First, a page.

ASIA - Indian subcontinent and China
These are our views based on our experience in Asia in 2007/8/9. Most of my travelling was done on public transport while Pieter took the Land Rover. The trains are excellent in both India and China while buses (or minivans) are OK and can get you to most remote places. In fact there are few places you cannot get to by public transport or at a pinch by taxi for a reasonable price.
NB Exporting the vehicle from Bangladesh
Type of vehicle
Land Rover Defender 110 TD5 with a Bimobil demountable on the back.
Spares and Maintenance
Lahore has a Land Rover workshop where unfortunately we had to replace the engine as the oil pump broke loose and the engine seized.
Unknown. Presumably the same as in the rest of the world.
Petrol and diesel are always available.
Pieter was not impressed either with the roads or driving in India. The roads are narrow, full of people, livestock, carts (horse, bullock and man drawn), bad drivers and buses whose drivers would rather push you off the road than give way, even when they are on the wrong side of the road.
He used public transport in China.
A carnet is issued by the Automobile Association in your home country. It is a guarantee that you will either not sell the vehicle or will pay the import duty if you do sell. For this reason a deposit is required by the AA. But do check with other countries. We have heard but not confirmed that the UK does not require a deposit.
Unknown where it is required
Camping / Hotels
There is one campsite in Asia that we know of. It is in Islamabad - The International Tourist Campsite. Facilities are not great but there is shade.
Other camping places we stayed at are the Customs Post, Nakkundi (lovely cold showers) and Hotel Bloom Star in Quetta where it is better to get a room if there are 2 of you. Pieter stayed in service stations, schools and church grounds.
In India there are plenty of cheap hotels with en-suite cold shower and eastern toilet.
In China Youth Hostel dorms are great value and you do not need to be a member or young. They usually also have doubles as well some with en-suite. If there are no Youth Hostels then there is usually a cheap hotel.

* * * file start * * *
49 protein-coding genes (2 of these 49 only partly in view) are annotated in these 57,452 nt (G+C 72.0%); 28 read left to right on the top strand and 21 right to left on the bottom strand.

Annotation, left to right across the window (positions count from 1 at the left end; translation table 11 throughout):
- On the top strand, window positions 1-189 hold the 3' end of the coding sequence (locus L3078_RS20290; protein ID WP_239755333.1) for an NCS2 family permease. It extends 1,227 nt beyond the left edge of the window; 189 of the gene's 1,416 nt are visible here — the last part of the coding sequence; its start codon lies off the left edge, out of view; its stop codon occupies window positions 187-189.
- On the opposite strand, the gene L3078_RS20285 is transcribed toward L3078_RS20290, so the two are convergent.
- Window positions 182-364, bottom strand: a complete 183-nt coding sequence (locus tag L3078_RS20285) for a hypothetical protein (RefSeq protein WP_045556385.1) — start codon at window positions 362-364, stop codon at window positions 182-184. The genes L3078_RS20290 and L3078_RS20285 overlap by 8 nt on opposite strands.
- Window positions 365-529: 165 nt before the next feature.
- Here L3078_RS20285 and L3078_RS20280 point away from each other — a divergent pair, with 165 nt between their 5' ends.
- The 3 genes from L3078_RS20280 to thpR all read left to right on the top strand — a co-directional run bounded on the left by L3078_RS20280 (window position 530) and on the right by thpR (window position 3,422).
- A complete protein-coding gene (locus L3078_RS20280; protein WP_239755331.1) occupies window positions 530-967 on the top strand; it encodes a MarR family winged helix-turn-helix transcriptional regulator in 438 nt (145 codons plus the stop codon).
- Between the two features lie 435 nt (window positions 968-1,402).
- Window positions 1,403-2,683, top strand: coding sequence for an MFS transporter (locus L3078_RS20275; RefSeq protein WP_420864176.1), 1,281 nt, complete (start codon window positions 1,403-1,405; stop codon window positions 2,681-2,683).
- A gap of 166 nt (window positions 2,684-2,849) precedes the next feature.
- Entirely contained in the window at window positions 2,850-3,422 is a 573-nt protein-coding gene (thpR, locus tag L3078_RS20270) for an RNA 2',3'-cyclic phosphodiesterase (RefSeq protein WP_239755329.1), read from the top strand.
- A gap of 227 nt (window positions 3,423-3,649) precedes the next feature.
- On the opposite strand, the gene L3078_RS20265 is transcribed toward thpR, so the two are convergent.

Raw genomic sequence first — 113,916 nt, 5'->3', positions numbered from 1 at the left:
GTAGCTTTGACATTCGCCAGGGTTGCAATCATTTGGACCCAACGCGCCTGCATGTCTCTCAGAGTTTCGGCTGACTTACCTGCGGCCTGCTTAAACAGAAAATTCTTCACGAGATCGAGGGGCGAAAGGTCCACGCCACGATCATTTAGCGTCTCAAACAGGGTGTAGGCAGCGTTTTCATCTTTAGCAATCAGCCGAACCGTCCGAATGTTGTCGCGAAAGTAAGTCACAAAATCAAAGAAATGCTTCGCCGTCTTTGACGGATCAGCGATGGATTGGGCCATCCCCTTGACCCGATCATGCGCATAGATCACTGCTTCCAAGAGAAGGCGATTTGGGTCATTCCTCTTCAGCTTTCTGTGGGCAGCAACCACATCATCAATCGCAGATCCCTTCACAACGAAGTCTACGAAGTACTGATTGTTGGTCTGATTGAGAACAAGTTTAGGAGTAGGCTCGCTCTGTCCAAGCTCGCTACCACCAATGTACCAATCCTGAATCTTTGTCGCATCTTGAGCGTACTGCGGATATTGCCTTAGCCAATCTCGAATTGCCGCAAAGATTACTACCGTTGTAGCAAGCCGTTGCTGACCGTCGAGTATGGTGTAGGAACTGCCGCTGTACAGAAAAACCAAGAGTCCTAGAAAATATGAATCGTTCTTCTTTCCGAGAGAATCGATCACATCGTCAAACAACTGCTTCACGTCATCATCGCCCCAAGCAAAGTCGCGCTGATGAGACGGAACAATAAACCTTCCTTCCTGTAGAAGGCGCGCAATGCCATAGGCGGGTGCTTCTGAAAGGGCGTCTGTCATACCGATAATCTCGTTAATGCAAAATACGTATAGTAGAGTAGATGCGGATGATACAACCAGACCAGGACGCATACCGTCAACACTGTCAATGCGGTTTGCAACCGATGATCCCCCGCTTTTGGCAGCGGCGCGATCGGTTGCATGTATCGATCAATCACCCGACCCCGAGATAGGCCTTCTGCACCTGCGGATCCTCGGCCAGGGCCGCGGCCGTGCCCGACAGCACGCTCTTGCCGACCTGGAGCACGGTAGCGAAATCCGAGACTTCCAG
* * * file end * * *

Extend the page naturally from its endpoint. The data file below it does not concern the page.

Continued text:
We ran out of chemicals for the porta potti, they are not available so we are now using bleach.
There are small supermarkets or street stalls. In large Chinese cities you find large supermarket chains such as Carrefore
I started drinking bottled water in Pakistan and continued throughout India and China. The water is potable in some places but not everywhere.
Medication is regulated in Pakistan and China. I did not require prescription medicine in India.
Borders were easy to cross, just a matter of procedures. Pakistan, India, Bangladesh and China all require a visa up front. The exception is returning to Pakistan from China where a visa is available in Sost.
US Dollars can be exchanged everywhere. ATMs are still the best option although some smaller towns do not have an international ATM. The best bet is Standard Charted in Pakistan and India and Bank of China - in China of course.
I spent an average of USD 41.5 in the Indian sub-continent and USD 37.56 per day in China.
People everywhere are friendly and helpful.As a woman travelling alone in Pakistan I was exceptionally well looked after by the men. They ensured I got on and off the right buses etc etc etc. Indians were not as helpful. This does have something to with age though. Younger women had to be more careful, especially in India.
In China most people are friendly and helpful even if they could not speak English. There were lots of laughs trying to communicate.
Internet Cafes are readily found. Many allow you to bring your own laptop which you connect with a cable. In China most Youth Hostels had free wifi.
A GPS is handy, although there are enough roman script directions to get by with. India has many English signs. China uses Western numbers with Chinese script.
|Cost per kilometer travelled - per person||0.03||0.01||0.05||0.05|
|Accommodation per night per person||5.11||6.07||*14.88||6.20|
|Average spend per day per person||19.22||15.88||*32.67||**37.56|
|Days in country||119||147||20||254|
NB: Currency is USD
* for two people
** includes Tibet
Exporting the vehicle from Bangladesh
There are many shipping lines available. We went to PIL
We had to have an agent and PIL pointed us to Mr Ahsan of A2Z International. He was efficient and kept us fully informed but we felt his prices were very high for such a poor country. In hindsight the cost was not so bad compared to other countries.
Because we have the Bimobil we need a 40ft HiCu container (i.e. 9ft 6 inches high rather than the standard 8ft 6 inches) with the Land Rover loaded in front of the Bimobil. The actual shipping cost is double that of a 20ft container. Our costs in USD were
|Port-Tips for Labour||3.60|
Shipping Lines I know of (they do not necessarily come to Bangladesh)
NB: They never answer e-mails. You have to go to the office in the country.
|Grimaldi Lines||www.grimaldi.co.uk (Europe and America only)|